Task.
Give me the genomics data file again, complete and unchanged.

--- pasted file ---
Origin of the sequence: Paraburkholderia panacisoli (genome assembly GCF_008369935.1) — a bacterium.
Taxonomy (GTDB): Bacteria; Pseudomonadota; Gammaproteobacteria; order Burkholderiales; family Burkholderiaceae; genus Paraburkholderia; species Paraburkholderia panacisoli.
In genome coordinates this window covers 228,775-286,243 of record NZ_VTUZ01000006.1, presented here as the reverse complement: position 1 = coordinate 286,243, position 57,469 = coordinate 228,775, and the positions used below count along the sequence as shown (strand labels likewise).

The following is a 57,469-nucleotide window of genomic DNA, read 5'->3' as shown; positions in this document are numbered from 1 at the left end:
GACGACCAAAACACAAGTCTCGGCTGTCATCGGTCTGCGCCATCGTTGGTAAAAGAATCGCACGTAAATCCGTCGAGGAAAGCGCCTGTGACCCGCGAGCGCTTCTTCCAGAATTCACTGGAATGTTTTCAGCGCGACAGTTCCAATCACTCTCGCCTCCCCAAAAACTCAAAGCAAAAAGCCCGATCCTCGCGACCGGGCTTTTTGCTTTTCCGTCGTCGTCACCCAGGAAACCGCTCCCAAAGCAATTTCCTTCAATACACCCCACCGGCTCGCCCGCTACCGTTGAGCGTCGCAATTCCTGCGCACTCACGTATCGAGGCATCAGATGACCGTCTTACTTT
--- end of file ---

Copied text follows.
Origin of the sequence: Paraburkholderia panacisoli (genome assembly GCF_008369935.1) — a bacterium.
Taxonomy (GTDB): Bacteria; Pseudomonadota; Gammaproteobacteria; order Burkholderiales; family Burkholderiaceae; genus Paraburkholderia; species Paraburkholderia panacisoli.
In genome coordinates this window covers 228,775-286,243 of record NZ_VTUZ01000006.1, presented here as the reverse complement: position 1 = coordinate 286,243, position 57,469 = coordinate 228,775, and the positions used below count along the sequence as shown (strand labels likewise).

The following is a 57,469-nucleotide window of genomic DNA, read 5'->3' as shown; positions in this document are numbered from 1 at the left end:
GACGACCAAAACACAAGTCTCGGCTGTCATCGGTCTGCGCCATCGTTGGTAAAAGAATCGCACGTAAATCCGTCGAGGAAAGCGCCTGTGACCCGCGAGCGCTTCTTCCAGAATTCACTGGAATGTTTTCAGCGCGACAGTTCCAATCACTCTCGCCTCCCCAAAAACTCAAAGCAAAAAGCCCGATCCTCGCGACCGGGCTTTTTGCTTTTCCGTCGTCGTCACCCAGGAAACCGCTCCCAAAGCAATTTCCTTCAATACACCCCACCGGCTCGCCCGCTACCGTTGAGCGTCGCAATTCCTGCGCACTCACGTATCGAGGCATCAGATGACCGTCTTACTTT